May 5, 2014


Last week I spent a day performing an onsite demo with a client of mine. The conversation progressed as most do in this situation from the tech specs to deliverable formats. At this point I usually start asking the questions as I firmly believe that success comes from being able to incorporate your data into the client’s current workflow (initially, at least) and from understanding the problem(s) the client is hoping you will solve for them. Sometimes it is as simple as being handed a scope of work. Usually it is less than clear, as was the case last week. Finally, the client said, “Truthfully, we’re having a hard time pinning the client down. They seem to be set up with each discipline in a silo, and it makes sharing and consensus rather difficult.” We had a bit of a laugh at the absurdity of this and how incredibly common it is. As collection technologies improve and those outside of the measurement sciences are provided the tools to leverage 3d imaging information the tipping point for moving this industry beyond surveyors and engineers must surely be near. However, I firmly believe that these silos are a huge impediment; and I don’t just mean in large client corporations. You see the same silo concept at hardware & software manufacturers, engineering firms, architectural firms and more.

This delineation can be traced back to the guild system in medieval Europe when specialists started taking over from generalists. Our current culture of subcontracting has only served to further codify the isolation. In fact, one of the earliest selling points I heard for BIM was to further communication between the different subs that would be designing structural versus electrical versus HVAC and so on. So let’s flip that statement on its head. How can you devise a better system for recording and delivering reality to groups within a company if those groups can’t get together and share their needs?

I’ve seen a few articles in the last week asking where the “innovation” or the “game changers” were as the industry seems to be moving at a slower pace. As a consultant, I think the market is moving more today than ever before. It’s a bigger tent and I’m personally all for that. However, many of us will have to exit our comfort zones or silos in order to understand what these new attendees to the party need or want from 3D imaging. I submit that Matt McCarter is right when he says that, “listening to customers that are nearly all from the survey industry is potentially part of the reason for only a slow evolution of laser scanning technology”. So why do the manufacturer’s do this? Well, surveyors and engineers are the original customer base. Imagine the fall out if they did not do this! Also, because of their intimate knowledge and experience with the systems they have specific requests as opposed to general what-if’s that are much more difficult to scope out. I think we’ve all had the “pleasure” of supplying a client with exactly what he/she asked for only to find out that it was never used because they didn’t understand what they needed in the first place.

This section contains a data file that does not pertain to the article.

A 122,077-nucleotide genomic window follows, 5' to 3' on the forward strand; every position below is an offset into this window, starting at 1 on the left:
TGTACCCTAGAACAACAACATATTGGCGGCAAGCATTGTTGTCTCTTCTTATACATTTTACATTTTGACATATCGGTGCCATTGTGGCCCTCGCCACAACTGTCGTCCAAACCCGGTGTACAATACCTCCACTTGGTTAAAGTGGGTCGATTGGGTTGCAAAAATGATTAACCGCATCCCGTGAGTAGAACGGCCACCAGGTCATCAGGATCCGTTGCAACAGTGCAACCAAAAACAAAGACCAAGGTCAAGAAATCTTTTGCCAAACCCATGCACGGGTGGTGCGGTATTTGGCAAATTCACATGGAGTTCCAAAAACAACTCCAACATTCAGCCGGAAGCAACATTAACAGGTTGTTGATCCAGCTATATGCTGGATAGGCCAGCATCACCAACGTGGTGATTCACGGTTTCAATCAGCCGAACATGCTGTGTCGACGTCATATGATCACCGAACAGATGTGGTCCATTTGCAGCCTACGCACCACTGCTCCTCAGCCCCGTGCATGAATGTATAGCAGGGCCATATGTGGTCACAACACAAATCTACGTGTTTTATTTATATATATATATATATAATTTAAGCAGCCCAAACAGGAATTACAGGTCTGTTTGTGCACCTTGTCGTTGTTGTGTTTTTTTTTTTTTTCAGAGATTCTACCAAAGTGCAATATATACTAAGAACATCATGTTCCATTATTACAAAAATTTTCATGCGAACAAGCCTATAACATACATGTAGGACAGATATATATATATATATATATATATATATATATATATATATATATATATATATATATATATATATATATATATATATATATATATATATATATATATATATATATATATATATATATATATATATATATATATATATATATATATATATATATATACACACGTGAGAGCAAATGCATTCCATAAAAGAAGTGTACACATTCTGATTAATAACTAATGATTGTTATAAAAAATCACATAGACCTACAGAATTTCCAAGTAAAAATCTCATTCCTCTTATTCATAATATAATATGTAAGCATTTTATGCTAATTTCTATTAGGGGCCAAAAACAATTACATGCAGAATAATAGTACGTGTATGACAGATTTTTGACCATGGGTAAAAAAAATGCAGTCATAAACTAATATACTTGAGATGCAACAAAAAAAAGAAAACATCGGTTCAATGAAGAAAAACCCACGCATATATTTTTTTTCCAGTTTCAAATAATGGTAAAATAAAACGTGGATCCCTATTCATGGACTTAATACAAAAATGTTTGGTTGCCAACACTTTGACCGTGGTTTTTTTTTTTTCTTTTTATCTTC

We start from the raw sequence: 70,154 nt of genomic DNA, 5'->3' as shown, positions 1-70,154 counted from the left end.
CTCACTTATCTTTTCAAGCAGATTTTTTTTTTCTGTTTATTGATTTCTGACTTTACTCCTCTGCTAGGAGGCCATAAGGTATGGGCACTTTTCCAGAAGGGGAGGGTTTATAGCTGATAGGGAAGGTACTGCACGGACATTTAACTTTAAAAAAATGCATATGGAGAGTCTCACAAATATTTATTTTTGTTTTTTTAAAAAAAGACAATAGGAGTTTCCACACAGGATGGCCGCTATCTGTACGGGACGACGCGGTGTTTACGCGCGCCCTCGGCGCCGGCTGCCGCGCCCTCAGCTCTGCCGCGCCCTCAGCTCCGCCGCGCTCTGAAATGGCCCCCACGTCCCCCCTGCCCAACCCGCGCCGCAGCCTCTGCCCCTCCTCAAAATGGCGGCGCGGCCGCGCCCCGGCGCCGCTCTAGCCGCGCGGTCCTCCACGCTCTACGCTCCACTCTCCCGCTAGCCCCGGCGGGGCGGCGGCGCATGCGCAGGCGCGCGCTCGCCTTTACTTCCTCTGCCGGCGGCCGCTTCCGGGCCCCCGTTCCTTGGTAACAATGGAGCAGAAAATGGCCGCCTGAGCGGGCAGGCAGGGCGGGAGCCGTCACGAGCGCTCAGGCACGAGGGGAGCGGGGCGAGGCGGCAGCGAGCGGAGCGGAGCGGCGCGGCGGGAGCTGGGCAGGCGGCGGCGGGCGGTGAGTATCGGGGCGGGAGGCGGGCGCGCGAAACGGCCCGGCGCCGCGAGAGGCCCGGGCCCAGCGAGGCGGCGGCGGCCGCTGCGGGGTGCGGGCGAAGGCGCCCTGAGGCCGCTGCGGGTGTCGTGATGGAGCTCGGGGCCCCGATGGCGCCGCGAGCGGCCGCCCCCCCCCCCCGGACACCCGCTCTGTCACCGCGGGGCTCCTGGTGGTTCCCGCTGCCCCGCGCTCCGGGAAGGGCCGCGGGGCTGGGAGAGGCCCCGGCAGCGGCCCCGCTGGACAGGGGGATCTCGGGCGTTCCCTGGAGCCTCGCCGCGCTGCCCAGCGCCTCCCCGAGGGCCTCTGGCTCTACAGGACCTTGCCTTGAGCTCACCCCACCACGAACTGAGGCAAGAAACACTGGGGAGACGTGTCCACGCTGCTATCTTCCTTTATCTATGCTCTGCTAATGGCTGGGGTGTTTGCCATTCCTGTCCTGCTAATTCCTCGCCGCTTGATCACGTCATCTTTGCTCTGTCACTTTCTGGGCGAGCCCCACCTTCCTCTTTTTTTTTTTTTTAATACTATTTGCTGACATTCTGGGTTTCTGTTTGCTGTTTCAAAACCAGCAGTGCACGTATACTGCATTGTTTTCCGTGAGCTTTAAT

So, what is to be done? Here is what I’m thinking:

– NDA them – Starting off with an NDA allows you to start the conversation with a new theme in mind. We’re all in this together – risk and reward. IF you want the most bang for your buck you have to help me understand your problems and that requires sharing.

– Who else might find this useful? – It’s a question we have to keep asking. The wider the user base, the more departments across which costs can be spread. I can’t tell you how many times I’ve discovered a place where a 2% increase in field costs to add something (HDR photography, thermal imaging, web viewer deliverable, etc.) brought a whole other department to the table.

– Break down your own silos! – If you are siloed in-house change now. Your experience in changing it in-house will provide great insight into the challenges your clients will have if they try the same. However, your biggest benefit will be from the cross pollination of ideas within your own firm. Even if you don’t see this right away, the open sharing of not just how, but why (and what the other options are) will provide valuable training to others on your staff.   

I’ll admit that my ideas might lead the horse to water without any guarantee of accomplishing the end goal. However, I am convinced that the key is in changing the thought pattern in a way that makes silos look as counterproductive as they are. The success of any one discipline or silo does not make a project successful. It is deemed successful when all silos perform well in the aggregate. So, don’t plan in the silo either, plan the way you will be judged – all together.      


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